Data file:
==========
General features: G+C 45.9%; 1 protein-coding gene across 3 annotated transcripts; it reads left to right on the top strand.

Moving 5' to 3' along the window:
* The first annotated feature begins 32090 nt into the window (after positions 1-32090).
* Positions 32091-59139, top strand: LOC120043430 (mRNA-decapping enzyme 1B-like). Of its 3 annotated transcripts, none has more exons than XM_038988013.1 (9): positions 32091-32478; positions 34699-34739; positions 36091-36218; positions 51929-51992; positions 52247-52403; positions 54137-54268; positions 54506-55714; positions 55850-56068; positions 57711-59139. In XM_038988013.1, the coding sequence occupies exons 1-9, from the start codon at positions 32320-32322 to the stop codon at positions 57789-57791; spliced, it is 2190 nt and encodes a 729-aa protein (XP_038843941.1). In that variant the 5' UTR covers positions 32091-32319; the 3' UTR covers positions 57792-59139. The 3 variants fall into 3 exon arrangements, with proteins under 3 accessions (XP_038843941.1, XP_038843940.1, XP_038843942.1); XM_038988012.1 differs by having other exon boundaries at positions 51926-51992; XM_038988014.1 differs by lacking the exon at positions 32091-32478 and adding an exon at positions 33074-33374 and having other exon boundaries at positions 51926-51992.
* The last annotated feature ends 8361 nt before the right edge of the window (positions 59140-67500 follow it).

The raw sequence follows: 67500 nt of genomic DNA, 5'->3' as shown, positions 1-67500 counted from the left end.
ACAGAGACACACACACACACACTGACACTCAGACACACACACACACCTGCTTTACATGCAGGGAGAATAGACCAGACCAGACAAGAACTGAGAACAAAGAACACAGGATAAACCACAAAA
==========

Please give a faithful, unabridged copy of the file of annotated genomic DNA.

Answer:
General features: G+C 45.9%; 1 protein-coding gene across 3 annotated transcripts; it reads left to right on the top strand.

Moving 5' to 3' along the window:
* The first annotated feature begins 32090 nt into the window (after positions 1-32090).
* Positions 32091-59139, top strand: LOC120043430 (mRNA-decapping enzyme 1B-like). Of its 3 annotated transcripts, none has more exons than XM_038988013.1 (9): positions 32091-32478; positions 34699-34739; positions 36091-36218; positions 51929-51992; positions 52247-52403; positions 54137-54268; positions 54506-55714; positions 55850-56068; positions 57711-59139. In XM_038988013.1, the coding sequence occupies exons 1-9, from the start codon at positions 32320-32322 to the stop codon at positions 57789-57791; spliced, it is 2190 nt and encodes a 729-aa protein (XP_038843941.1). In that variant the 5' UTR covers positions 32091-32319; the 3' UTR covers positions 57792-59139. The 3 variants fall into 3 exon arrangements, with proteins under 3 accessions (XP_038843941.1, XP_038843940.1, XP_038843942.1); XM_038988012.1 differs by having other exon boundaries at positions 51926-51992; XM_038988014.1 differs by lacking the exon at positions 32091-32478 and adding an exon at positions 33074-33374 and having other exon boundaries at positions 51926-51992.
* The last annotated feature ends 8361 nt before the right edge of the window (positions 59140-67500 follow it).

The raw sequence follows: 67500 nt of genomic DNA, 5'->3' as shown, positions 1-67500 counted from the left end.
ACAGAGACACACACACACACACTGACACTCAGACACACACACACACCTGCTTTACATGCAGGGAGAATAGACCAGACCAGACAAGAACTGAGAACAAAGAACACAGGATAAACCACAAAA